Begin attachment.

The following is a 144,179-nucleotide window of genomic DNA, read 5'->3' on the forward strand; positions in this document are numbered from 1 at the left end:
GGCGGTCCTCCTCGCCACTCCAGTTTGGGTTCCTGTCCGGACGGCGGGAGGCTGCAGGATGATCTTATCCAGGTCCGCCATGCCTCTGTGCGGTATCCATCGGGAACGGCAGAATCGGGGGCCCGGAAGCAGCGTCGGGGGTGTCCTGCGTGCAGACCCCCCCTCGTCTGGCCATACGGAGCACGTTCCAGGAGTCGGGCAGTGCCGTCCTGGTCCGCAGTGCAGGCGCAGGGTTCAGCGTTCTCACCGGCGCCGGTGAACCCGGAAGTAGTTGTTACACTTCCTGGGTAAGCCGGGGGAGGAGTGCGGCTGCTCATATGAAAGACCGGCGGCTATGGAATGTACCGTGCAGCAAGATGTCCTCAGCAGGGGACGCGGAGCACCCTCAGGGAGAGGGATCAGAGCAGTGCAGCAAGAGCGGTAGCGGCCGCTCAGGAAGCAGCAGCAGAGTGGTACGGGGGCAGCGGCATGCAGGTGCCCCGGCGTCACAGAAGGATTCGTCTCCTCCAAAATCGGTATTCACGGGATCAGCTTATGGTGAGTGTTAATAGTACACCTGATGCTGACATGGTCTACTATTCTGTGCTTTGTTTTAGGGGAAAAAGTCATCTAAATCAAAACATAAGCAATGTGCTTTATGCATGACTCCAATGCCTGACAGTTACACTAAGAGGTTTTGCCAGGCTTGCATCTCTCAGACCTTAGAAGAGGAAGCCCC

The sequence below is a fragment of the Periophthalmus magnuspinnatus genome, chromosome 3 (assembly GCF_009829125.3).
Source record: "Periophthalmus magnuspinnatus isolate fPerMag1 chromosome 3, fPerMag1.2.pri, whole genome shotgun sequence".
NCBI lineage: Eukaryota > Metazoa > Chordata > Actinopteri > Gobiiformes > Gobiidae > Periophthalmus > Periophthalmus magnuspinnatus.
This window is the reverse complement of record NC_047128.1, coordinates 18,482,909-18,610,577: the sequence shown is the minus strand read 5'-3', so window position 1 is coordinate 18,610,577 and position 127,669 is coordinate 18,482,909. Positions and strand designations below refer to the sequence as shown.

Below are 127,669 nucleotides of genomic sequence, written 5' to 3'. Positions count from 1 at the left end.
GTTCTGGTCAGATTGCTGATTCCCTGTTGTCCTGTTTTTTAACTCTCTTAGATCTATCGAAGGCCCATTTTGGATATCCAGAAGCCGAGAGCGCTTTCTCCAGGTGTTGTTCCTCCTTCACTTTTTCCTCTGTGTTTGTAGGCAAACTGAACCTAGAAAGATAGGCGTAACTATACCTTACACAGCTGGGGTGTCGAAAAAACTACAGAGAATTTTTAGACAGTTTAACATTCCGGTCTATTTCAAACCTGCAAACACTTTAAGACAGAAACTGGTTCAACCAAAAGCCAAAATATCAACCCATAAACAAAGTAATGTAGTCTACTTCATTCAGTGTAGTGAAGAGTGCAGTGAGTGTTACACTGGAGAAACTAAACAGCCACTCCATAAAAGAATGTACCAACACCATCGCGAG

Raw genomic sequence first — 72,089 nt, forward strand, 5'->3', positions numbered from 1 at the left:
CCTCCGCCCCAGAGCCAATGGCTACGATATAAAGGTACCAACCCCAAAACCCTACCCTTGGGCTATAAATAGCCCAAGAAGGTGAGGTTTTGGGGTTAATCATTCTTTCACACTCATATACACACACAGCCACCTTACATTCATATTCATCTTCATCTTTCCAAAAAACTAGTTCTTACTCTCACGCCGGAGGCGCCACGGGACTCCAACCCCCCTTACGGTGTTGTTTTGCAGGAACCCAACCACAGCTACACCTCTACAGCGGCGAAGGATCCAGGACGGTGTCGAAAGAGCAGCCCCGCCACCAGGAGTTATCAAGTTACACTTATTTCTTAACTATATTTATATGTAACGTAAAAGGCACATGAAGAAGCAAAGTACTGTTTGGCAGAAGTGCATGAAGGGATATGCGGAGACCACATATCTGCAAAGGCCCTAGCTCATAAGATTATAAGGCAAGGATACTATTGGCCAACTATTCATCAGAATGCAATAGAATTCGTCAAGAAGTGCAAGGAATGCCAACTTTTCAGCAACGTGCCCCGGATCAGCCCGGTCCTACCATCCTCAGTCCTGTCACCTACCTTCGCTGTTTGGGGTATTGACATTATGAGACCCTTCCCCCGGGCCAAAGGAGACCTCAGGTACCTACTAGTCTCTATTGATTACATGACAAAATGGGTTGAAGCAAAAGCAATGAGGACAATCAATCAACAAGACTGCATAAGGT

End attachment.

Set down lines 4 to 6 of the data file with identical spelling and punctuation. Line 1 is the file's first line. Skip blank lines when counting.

Source record: "Periophthalmus magnuspinnatus isolate fPerMag1 chromosome 3, fPerMag1.2.pri, whole genome shotgun sequence".
NCBI lineage: Eukaryota > Metazoa > Chordata > Actinopteri > Gobiiformes > Gobiidae > Periophthalmus > Periophthalmus magnuspinnatus.
This window is the reverse complement of record NC_047128.1, coordinates 18,482,909-18,610,577: the sequence shown is the minus strand read 5'-3', so window position 1 is coordinate 18,610,577 and position 127,669 is coordinate 18,482,909. Positions and strand designations below refer to the sequence as shown.